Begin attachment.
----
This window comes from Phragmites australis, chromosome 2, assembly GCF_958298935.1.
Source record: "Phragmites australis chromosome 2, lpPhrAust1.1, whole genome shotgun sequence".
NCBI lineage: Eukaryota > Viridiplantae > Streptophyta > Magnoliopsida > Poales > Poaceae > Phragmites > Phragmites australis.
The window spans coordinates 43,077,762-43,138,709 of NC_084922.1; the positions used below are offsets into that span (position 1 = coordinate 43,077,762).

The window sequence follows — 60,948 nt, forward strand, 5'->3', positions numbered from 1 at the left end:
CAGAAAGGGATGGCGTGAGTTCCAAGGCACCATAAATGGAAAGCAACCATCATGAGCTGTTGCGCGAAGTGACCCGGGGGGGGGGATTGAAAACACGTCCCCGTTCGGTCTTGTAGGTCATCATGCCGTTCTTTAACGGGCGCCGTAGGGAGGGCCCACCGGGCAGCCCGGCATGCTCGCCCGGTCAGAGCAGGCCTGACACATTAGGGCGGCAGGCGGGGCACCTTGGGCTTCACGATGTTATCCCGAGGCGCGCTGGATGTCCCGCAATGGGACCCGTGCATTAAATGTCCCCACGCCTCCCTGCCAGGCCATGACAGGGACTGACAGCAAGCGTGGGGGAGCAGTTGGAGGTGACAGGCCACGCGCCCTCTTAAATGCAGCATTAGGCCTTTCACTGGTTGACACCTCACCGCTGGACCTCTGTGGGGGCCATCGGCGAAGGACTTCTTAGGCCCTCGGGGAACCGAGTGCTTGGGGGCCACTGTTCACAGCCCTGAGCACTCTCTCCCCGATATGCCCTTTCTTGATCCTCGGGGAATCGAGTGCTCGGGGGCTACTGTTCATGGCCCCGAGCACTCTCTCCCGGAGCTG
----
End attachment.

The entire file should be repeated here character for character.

This window comes from Phragmites australis, chromosome 2, assembly GCF_958298935.1.
Source record: "Phragmites australis chromosome 2, lpPhrAust1.1, whole genome shotgun sequence".
NCBI lineage: Eukaryota > Viridiplantae > Streptophyta > Magnoliopsida > Poales > Poaceae > Phragmites > Phragmites australis.
The window spans coordinates 43,077,762-43,138,709 of NC_084922.1; the positions used below are offsets into that span (position 1 = coordinate 43,077,762).

The window sequence follows — 60,948 nt, forward strand, 5'->3', positions numbered from 1 at the left end:
CAGAAAGGGATGGCGTGAGTTCCAAGGCACCATAAATGGAAAGCAACCATCATGAGCTGTTGCGCGAAGTGACCCGGGGGGGGGGATTGAAAACACGTCCCCGTTCGGTCTTGTAGGTCATCATGCCGTTCTTTAACGGGCGCCGTAGGGAGGGCCCACCGGGCAGCCCGGCATGCTCGCCCGGTCAGAGCAGGCCTGACACATTAGGGCGGCAGGCGGGGCACCTTGGGCTTCACGATGTTATCCCGAGGCGCGCTGGATGTCCCGCAATGGGACCCGTGCATTAAATGTCCCCACGCCTCCCTGCCAGGCCATGACAGGGACTGACAGCAAGCGTGGGGGAGCAGTTGGAGGTGACAGGCCACGCGCCCTCTTAAATGCAGCATTAGGCCTTTCACTGGTTGACACCTCACCGCTGGACCTCTGTGGGGGCCATCGGCGAAGGACTTCTTAGGCCCTCGGGGAACCGAGTGCTTGGGGGCCACTGTTCACAGCCCTGAGCACTCTCTCCCCGATATGCCCTTTCTTGATCCTCGGGGAATCGAGTGCTCGGGGGCTACTGTTCATGGCCCCGAGCACTCTCTCCCGGAGCTG